Bali Overview
• arts & artists
• Amlapura
• Bali Barat National Park
• Bali Butterfly park
• Bali Guide
• Bali Orchid Park
• Besakih
• Candidasa
• Denpasar
• Klungkung
• Kuta
• Menjangan Bali
• Monkey forest bali
• Nusa Penida's dive
• Tanah Lot
• Tenganan-bali
• The Wanderer's Guide to Bali
• Tulamben's dive
• Gitgit Waterfall
Bali Monkey Forrest
Bali seems to be wealthy when it comes to 'monkey forests' and today I took a trip to probably the most famous, the Sanggeh Monkey Forest (Bukit Sari).

Getting there from Kuta you could take the Sunset Rd to Kerobokan then head up to Sempidi, Kapal, Mengwi, Abeansemal and then hit Sanggeh. The drive is 21 km from Denpasar.
The road is a minor road and you might have to ask directions if you run into one of those famous 3 or 4 way junctions when the map says 2-way.

Close to Sanggeh I passed a temple called Pura Dalem Hyangsoka. You might remember from an older article that each village has 3 temples (Pura Puseh, the temple of origin, Pura Desa, the village temple and the Pura Dalem, temple of the dead). Down the road came small groups of women carrying large stacks of offerings on their heads. These offerings are called banten and contain an assortment of fruit and rice cakes. They are built around a central skeleton of the trunk of a young banana tree.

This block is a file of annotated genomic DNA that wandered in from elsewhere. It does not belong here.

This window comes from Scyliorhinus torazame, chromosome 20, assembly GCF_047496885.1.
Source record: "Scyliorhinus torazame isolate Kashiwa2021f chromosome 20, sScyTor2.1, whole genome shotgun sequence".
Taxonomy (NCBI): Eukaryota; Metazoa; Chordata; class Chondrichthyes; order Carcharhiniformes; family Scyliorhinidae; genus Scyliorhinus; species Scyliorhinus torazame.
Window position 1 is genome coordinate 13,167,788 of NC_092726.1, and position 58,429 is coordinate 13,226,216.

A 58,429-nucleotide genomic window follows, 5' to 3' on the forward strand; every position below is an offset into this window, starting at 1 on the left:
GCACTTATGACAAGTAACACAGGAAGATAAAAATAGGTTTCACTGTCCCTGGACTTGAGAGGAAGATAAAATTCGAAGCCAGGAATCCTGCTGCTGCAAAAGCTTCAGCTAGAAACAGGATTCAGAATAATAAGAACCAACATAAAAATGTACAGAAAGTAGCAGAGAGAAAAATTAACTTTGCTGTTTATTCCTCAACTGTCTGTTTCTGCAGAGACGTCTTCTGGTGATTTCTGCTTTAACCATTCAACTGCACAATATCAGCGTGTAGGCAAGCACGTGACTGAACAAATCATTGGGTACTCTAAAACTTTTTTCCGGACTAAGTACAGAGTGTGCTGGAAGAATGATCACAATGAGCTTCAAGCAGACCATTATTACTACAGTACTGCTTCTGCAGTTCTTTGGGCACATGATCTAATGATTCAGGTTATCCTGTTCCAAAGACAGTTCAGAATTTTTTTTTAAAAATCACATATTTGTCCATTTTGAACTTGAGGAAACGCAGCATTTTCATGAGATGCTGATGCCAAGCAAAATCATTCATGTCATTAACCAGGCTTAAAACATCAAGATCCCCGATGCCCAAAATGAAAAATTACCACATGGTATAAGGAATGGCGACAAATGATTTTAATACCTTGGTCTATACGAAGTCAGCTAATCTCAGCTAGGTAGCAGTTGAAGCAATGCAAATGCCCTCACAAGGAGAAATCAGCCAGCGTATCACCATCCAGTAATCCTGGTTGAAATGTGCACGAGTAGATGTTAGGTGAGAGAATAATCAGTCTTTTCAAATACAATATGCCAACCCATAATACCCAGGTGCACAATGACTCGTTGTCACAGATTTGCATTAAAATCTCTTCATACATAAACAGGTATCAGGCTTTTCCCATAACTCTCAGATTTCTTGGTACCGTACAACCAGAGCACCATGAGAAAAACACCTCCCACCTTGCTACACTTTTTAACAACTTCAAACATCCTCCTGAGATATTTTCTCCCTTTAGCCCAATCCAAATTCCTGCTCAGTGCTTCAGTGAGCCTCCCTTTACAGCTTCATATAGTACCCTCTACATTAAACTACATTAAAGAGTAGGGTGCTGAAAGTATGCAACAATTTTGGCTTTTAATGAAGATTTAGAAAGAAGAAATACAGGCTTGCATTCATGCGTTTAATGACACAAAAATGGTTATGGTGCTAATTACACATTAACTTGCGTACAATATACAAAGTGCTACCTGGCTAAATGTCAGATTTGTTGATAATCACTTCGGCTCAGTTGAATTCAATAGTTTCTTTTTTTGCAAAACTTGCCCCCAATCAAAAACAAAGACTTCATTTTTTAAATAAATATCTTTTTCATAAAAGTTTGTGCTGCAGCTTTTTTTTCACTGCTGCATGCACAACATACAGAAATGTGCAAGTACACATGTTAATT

The offerings are left at the temple for a while and the family who made it are allowed to take it home and eat the contents.

I rode a couple of kilometers further up the road and stopped for a drink. The lady who owned the road side shop told me it was the odalan and that accounted for the temple ceremonies. An odalan is the anniversary celebration of a temple. The odalan will be held either every 210 days if following the wuku calender or 365 following the saka calender and lasts for 3 days.

The hope of the community is that the Gods will come down to Earth and observe the devoted villagers entertaining and worshipping. The procession that I observed is the start to the days events and the offerings will be received by the village priest (pemangku), before ceremonies begin. read more...
Home | Our Resort | Room & Rate | Dive Packages | Reservation | Bali Overview | Day Trips | Photo Gallery | Map | Contact | Business Partner